Identifying an alternative to drug-eluting stents for treating bifurcation lesions


By Marcel Beijk

Coronary bifurcation lesions make up 15% to 20% of percutaneous coronary interventions and remain a challenge for cardiologists due to the complexity of the lesions themselves and the increased frequency of associated adverse events. Several studies have shown that drug-eluting stents effectively reduce restenosis rates in the main branch, but restenosis still occurs in the side branches, even when multiple stents are used. In patients with bifurcation lesions, drug-eluting stents may be associated with an increased risk of stent thrombosis, and, for this reason, it is necessary to identify alternative treatment options that are viable for this difficult-to-treat indication.


Bifurcation lesions are more complex to treat because of the bifurcation anatomy itself, as well as the possibility of plaque shift from the main branch into the side branch that can occur during treatment. Frequently, physicians are thus required to address both branches. Techniques for treating these lesions, whether using one or two stents, focus on optimal angiographic result and/or optimal flow.


With recent advances in stent technology, interventional cardiologists are now finding that there are alternatives to drug-eluting and bare metal stents that may prove significant to this patient population. Specifically, a technology that promotes the accelerated healing of the vessel wall has the potential to address the increased risk of stent thrombosis. One such innovation that offers particular promise for treating these lesions is the Genous stent (OrbusNeich). The Genous stent employs a unique endothelial progenitor cell (EPC) capture technology that uses CD34+ antibodies to attract circulating EPCs to the stent surface, driving rapid endothelialisation, thus inhibiting thrombosis risk.


The potential for the use of EPC capture technology in addressing bifurcation lesions was recently observed in a study that was conducted at the Academic Medical Center in Amsterdam. Results were published in the journal Atherosclerosis. This study compared the Genous stent to a bare metal stent with the same stent platform as the Genous stent. The provisional T-stenting technique was used for treatment of bifurcation lesions, and the benefit of this added pro-healing technology was evaluated.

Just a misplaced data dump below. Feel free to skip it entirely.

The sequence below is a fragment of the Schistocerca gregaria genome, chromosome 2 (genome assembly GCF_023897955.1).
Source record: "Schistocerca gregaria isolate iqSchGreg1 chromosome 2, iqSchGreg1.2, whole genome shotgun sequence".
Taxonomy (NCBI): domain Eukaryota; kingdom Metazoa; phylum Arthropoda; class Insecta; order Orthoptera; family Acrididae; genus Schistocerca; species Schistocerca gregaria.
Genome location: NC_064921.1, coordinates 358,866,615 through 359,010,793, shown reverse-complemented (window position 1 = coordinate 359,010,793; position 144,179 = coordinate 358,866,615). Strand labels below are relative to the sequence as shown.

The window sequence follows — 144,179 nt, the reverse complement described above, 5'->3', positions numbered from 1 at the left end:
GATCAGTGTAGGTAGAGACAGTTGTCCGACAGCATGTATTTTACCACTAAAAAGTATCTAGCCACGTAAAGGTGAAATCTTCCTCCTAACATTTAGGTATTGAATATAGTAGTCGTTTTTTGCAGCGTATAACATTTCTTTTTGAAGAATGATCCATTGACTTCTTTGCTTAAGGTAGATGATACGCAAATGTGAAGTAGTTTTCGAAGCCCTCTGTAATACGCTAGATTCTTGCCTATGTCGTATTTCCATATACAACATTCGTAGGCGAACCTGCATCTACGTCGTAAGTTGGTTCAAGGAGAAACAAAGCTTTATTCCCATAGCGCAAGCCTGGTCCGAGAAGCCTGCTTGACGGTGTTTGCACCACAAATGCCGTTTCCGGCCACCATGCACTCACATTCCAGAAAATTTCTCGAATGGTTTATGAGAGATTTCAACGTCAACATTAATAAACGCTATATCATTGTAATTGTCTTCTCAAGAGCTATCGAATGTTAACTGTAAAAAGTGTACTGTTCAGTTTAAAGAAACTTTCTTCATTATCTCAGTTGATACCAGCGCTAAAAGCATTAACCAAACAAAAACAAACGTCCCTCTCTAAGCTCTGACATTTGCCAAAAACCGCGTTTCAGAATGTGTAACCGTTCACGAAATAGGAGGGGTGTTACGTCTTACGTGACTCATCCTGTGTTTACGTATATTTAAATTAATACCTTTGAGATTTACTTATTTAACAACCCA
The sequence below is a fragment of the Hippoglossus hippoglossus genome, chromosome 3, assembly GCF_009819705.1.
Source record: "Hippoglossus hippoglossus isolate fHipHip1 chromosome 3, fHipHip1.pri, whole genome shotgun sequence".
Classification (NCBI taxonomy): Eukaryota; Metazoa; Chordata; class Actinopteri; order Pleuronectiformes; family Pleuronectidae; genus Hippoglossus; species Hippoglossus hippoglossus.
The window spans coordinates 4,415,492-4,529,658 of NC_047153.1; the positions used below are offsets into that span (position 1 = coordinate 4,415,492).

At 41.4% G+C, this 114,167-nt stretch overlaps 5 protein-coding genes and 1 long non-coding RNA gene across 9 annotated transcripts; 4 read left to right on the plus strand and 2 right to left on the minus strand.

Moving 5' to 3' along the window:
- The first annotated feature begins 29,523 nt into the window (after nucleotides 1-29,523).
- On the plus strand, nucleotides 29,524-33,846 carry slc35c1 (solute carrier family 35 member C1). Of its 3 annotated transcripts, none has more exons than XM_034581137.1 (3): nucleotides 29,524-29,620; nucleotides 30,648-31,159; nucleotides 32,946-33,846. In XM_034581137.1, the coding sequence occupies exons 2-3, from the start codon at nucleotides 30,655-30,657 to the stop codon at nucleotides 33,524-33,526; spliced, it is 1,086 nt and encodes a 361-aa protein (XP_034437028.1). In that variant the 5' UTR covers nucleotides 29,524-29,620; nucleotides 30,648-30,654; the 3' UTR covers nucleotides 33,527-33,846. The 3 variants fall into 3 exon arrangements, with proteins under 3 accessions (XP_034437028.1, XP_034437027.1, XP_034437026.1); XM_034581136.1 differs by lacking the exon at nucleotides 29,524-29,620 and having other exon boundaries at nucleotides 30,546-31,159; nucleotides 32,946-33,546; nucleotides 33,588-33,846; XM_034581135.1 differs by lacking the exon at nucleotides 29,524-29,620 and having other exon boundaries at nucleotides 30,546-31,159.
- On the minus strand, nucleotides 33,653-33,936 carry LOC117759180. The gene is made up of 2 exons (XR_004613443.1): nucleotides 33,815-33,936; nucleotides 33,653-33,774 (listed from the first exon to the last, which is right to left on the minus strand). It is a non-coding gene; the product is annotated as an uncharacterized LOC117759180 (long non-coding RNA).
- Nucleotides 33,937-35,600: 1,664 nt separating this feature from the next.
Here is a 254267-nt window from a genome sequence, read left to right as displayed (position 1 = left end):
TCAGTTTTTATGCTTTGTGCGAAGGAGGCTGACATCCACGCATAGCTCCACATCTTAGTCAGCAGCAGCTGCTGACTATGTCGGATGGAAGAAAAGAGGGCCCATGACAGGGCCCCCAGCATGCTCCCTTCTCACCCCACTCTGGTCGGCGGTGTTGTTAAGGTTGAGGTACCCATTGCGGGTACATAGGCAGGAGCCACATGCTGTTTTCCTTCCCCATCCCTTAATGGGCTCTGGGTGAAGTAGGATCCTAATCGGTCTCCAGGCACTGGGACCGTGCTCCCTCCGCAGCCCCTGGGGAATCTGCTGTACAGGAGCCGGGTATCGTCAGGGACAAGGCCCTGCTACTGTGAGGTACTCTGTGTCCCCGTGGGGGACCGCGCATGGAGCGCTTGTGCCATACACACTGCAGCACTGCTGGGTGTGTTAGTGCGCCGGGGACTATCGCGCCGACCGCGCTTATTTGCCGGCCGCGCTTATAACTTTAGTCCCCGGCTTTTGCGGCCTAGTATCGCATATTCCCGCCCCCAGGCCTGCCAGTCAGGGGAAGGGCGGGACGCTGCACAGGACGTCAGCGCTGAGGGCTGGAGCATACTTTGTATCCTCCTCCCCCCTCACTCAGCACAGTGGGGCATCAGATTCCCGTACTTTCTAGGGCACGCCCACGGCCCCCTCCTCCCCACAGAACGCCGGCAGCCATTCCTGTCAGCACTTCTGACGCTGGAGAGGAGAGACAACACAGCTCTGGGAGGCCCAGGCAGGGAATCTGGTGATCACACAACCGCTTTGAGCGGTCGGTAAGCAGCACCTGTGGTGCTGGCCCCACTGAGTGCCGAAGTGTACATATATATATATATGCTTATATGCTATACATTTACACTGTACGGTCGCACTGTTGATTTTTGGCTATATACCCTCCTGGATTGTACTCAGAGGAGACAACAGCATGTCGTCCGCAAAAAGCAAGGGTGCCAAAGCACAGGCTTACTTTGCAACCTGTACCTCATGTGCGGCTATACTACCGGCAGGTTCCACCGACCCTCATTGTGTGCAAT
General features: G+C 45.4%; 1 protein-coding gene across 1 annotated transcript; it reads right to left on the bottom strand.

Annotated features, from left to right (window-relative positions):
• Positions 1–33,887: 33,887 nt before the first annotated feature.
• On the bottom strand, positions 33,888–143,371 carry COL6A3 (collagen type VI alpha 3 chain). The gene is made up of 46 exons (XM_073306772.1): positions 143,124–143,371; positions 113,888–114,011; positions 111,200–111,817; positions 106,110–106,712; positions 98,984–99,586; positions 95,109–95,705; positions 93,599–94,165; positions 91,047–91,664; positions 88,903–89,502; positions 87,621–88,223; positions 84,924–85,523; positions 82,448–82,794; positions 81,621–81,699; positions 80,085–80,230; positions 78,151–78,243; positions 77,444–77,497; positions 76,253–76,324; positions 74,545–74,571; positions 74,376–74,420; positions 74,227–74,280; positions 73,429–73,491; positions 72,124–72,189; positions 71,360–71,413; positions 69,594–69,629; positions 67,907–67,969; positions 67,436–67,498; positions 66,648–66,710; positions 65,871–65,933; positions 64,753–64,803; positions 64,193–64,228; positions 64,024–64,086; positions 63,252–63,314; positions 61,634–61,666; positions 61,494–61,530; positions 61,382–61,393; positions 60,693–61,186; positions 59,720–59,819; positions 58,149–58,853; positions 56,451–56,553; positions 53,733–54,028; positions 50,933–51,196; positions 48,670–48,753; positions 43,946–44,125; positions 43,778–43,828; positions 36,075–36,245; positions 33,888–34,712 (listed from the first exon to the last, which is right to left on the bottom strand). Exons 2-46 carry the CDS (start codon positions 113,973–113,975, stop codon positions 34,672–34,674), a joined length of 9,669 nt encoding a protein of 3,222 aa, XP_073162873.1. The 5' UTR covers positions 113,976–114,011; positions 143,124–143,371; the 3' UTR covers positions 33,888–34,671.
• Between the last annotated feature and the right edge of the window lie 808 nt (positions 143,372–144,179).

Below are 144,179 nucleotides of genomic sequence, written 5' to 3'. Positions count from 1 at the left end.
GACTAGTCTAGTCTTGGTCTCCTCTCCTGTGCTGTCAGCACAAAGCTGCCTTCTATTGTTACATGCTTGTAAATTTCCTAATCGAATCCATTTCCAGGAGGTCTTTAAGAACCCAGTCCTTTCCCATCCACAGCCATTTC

The chief benefit of the Genous stent relative to drug-eluting stents is that Genous does not impede the natural healing response in patients. After the circulating EPCs are immobilised on the Genous stent surface, these cells rapidly differentiate into a functional endothelial layer. This accelerated arterial repair mediated by the EPC capture may effectively inhibit stent-related thrombus formation and neointimal hyperplasia, which has a distinct benefit in this patient group.

The study showed that there was a lower incidence of stent thrombosis in the Genous group compared to bare metal stents and observed a reduction in clinical events at one year follow-up compared to the control population. The study’s primary endpoint was a composite of cardiac death, myocardial infarction and target lesion revascularisation. At one year follow-up, the cumulative rate of the primary endpoint was 17.2% in the bare metal stent group and only 12.4% in the Genous group. These results from the Genous-treated group are comparable to those associated with drug-eluting stents in other studies.


In addition, the definite or probable stent thrombosis rate was higher in the bare metal stent group, namely 3.4%, when compared with 1.7% in the Genous group.


Of all types of bifurcation lesions though, those of the left main still remain the most difficult to treat. Treatment in this subgroup of patients carries a higher risk of complications. This type of lesion was not addressed in the previously mentioned study, though it remains an area of great interest. For other types of bifurcation lesions where stent implantation is appropriate, Genous is a promising alternative to drug-eluting stents when thrombosis risk is a cause for concern.


Marcel Beijk, Academic Medical Center, University of Amsterdam, The Netherlands.